Amador Gallery proudly presents “Japan Today” an exhibition which brings together the work of three prominent contemporary Japanese photographers: Taiji Matsue, Osamu Kanemura and Mikiko Hara.
The exhibition presents each of their distinct approaches to capturing the unique character of Japan, its land and its people.
Osamu Kanemura embeds himself within the dense makeup of Tokyo, using the conventions of black and white street photography to novel ends by letting the layers of dense electrical and telecommunications wires to feature centrally within the series "My Name is Shockhammer". These stark images, whose tonal contrasts appear formally alluring and intricate, depict unfamiliar views of Japan that connect to one another through the dense network of wires that chaotically stream throughout them. The photos are thereby visually networked to one another in a manner analogous to the invisible electrical and communications networks that these wires create within the city itself.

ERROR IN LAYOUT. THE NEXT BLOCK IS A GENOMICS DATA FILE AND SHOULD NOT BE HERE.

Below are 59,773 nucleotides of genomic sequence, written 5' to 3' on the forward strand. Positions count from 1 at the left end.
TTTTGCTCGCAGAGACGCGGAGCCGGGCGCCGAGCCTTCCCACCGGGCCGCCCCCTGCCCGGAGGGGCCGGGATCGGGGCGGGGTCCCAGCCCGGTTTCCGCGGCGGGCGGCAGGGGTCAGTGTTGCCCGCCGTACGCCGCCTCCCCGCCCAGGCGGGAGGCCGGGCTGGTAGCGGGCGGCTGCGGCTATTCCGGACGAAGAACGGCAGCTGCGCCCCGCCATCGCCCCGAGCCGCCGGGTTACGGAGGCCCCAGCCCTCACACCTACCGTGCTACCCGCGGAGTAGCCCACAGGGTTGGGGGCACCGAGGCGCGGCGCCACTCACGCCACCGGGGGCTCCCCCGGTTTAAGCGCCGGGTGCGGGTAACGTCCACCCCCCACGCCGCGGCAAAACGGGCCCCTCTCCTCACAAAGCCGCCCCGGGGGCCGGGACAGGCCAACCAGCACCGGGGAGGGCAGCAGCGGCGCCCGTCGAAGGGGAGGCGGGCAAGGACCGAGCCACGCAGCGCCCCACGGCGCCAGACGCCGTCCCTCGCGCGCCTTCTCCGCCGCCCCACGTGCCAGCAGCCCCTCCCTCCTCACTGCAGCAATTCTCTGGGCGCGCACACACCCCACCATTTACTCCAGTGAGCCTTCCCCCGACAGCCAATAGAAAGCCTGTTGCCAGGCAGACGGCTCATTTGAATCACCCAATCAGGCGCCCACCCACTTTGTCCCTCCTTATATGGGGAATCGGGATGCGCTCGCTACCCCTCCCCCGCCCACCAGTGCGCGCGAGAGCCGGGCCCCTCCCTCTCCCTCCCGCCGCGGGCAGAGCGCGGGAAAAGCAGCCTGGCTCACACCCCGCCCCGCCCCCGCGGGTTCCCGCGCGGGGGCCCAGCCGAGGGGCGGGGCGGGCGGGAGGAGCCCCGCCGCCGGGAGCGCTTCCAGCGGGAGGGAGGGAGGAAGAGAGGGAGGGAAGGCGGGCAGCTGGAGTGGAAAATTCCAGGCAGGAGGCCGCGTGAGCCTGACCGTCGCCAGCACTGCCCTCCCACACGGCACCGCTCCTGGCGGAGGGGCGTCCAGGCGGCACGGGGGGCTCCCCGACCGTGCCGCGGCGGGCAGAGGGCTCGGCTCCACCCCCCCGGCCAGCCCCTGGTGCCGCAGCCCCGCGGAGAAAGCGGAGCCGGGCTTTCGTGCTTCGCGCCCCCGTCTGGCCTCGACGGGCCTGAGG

Mikiko Hara’s work, from her book “Hysteric Thirteen” uses a snap-shot aesthetic to give her color images of urban life a casual appearance that contrasts with the ominous tensions legible in the faces and character of her subjects. Hara’s often bleached out, pastel pallet has a startlingly noirish allure. The figures, usually women, appear unknowable and distant; they are never fully accessible to the camera’s penetrating gaze. These ambiguous individuals create a startling sense of alienation that courses throughout the images and though never looking at the camera, the people seem aware that they are being watched, whether by Hara or by more sinister social forces.
Taiji Matsue’s JP-22 series refers to the 22nd prefecture of Japan, the Shizuoka region. Matsue uses the formal characteristics of color photography to great effect by framing sections of this visually diverse region from a greatly elevated viewpoint. The camera obliterates the horizon line ensconcing the viewer within an abstracted section of the landscape. The stunning details of these aerial vignettes are put in tension with the abstract patterns which emerge in them whereby the bustle of a dense urban neighborhood appears ordered within the grid structure of city streets and plots of farmland appear like assemblies of askew fractals and abstract quadrilaterals.